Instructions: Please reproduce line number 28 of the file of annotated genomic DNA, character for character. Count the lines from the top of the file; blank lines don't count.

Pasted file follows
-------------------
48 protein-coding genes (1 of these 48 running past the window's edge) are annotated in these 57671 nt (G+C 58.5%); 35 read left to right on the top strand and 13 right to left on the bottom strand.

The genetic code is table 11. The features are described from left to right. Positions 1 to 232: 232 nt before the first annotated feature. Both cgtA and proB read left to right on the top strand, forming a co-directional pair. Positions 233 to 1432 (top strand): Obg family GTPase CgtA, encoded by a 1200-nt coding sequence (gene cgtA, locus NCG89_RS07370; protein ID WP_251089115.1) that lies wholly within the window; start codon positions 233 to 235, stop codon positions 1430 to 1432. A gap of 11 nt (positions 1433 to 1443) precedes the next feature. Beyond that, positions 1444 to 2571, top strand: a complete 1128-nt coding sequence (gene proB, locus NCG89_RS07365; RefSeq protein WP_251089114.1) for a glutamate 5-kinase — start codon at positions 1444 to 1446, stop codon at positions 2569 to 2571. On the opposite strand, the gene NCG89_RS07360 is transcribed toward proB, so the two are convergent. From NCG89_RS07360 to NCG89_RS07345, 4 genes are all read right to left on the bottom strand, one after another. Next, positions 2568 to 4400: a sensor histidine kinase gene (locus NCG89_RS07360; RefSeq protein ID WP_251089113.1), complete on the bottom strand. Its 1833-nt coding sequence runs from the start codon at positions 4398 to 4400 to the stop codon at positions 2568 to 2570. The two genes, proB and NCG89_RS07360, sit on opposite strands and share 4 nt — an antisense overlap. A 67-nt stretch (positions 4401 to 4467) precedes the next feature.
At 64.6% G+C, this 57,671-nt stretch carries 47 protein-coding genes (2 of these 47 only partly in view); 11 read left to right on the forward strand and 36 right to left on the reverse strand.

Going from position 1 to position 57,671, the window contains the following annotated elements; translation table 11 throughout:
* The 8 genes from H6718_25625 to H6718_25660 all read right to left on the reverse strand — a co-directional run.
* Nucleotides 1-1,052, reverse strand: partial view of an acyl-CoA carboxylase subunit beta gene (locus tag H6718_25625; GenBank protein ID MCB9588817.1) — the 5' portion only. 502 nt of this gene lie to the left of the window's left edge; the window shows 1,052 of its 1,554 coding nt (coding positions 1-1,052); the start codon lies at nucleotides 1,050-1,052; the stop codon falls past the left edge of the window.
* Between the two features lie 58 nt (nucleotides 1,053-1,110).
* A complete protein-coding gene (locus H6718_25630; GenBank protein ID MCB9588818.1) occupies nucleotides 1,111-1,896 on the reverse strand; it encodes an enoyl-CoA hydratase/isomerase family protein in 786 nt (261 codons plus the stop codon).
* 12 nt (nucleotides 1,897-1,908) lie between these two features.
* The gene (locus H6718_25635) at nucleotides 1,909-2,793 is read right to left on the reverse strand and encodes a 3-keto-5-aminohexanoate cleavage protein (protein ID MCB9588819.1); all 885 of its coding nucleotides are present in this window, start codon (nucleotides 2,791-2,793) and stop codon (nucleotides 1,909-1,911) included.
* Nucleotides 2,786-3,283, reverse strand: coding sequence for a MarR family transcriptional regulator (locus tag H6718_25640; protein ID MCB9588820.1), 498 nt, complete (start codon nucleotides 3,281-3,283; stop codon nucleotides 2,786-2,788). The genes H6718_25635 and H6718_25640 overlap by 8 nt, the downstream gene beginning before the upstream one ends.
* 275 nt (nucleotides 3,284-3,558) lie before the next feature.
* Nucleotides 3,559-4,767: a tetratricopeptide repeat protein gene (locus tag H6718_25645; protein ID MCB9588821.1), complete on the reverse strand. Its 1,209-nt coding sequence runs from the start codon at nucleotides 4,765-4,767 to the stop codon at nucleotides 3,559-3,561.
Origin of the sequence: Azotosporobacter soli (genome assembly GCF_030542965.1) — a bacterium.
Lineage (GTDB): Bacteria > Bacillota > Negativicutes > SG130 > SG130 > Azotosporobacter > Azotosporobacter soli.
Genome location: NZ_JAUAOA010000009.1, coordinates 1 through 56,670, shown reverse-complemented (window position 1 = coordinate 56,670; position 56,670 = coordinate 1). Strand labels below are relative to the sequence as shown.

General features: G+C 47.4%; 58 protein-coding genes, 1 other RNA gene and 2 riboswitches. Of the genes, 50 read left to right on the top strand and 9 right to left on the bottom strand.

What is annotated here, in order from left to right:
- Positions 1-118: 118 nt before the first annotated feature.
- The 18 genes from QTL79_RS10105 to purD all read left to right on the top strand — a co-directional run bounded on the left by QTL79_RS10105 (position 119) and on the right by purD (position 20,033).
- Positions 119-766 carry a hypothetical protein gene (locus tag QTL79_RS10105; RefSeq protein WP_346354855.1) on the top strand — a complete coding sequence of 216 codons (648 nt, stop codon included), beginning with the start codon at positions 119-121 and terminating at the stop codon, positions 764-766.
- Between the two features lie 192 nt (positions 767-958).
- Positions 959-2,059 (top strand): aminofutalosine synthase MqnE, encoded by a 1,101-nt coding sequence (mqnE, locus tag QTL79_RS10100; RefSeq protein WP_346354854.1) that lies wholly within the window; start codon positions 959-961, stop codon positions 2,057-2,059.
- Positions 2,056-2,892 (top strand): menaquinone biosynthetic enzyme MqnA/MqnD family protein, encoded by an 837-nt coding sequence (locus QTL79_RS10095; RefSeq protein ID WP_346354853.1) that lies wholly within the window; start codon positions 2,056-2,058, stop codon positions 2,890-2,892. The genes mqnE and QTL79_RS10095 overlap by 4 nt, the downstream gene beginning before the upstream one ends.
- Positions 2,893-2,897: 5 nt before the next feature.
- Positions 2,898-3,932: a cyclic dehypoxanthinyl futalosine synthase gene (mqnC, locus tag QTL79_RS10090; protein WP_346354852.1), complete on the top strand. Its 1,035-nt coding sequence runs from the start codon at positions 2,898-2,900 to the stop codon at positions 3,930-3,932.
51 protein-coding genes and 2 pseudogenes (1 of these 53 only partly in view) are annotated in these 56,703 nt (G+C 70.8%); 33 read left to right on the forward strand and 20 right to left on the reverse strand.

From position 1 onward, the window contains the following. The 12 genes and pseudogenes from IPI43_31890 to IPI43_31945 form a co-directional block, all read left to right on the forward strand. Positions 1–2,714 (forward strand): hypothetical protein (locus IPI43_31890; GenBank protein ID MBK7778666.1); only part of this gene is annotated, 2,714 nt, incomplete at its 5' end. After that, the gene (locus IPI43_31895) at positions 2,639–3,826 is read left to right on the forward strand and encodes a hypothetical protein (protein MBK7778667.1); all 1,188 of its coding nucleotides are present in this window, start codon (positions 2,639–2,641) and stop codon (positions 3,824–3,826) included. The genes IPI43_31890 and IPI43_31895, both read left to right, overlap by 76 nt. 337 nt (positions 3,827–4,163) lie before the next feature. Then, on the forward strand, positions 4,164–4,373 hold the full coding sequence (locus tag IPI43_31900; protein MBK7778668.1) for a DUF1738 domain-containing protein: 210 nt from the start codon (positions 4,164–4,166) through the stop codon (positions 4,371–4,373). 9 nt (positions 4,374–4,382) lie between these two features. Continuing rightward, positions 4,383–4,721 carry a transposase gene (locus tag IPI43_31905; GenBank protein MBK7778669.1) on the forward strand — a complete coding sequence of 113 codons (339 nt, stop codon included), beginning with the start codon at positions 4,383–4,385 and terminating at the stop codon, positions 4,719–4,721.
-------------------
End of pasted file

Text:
From position 1 onward, the window contains the following. The 12 genes and pseudogenes from IPI43_31890 to IPI43_31945 form a co-directional block, all read left to right on the forward strand. Positions 1–2,714 (forward strand): hypothetical protein (locus IPI43_31890; GenBank protein ID MBK7778666.1); only part of this gene is annotated, 2,714 nt, incomplete at its 5' end. After that, the gene (locus IPI43_31895) at positions 2,639–3,826 is read left to right on the forward strand and encodes a hypothetical protein (protein MBK7778667.1); all 1,188 of its coding nucleotides are present in this window, start codon (positions 2,639–2,641) and stop codon (positions 3,824–3,826) included. The genes IPI43_31890 and IPI43_31895, both read left to right, overlap by 76 nt. 337 nt (positions 3,827–4,163) lie before the next feature. Then, on the forward strand, positions 4,164–4,373 hold the full coding sequence (locus tag IPI43_31900; protein MBK7778668.1) for a DUF1738 domain-containing protein: 210 nt from the start codon (positions 4,164–4,166) through the stop codon (positions 4,371–4,373). 9 nt (positions 4,374–4,382) lie between these two features. Continuing rightward, positions 4,383–4,721 carry a transposase gene (locus tag IPI43_31905; GenBank protein MBK7778669.1) on the forward strand — a complete coding sequence of 113 codons (339 nt, stop codon included), beginning with the start codon at positions 4,383–4,385 and terminating at the stop codon, positions 4,719–4,721.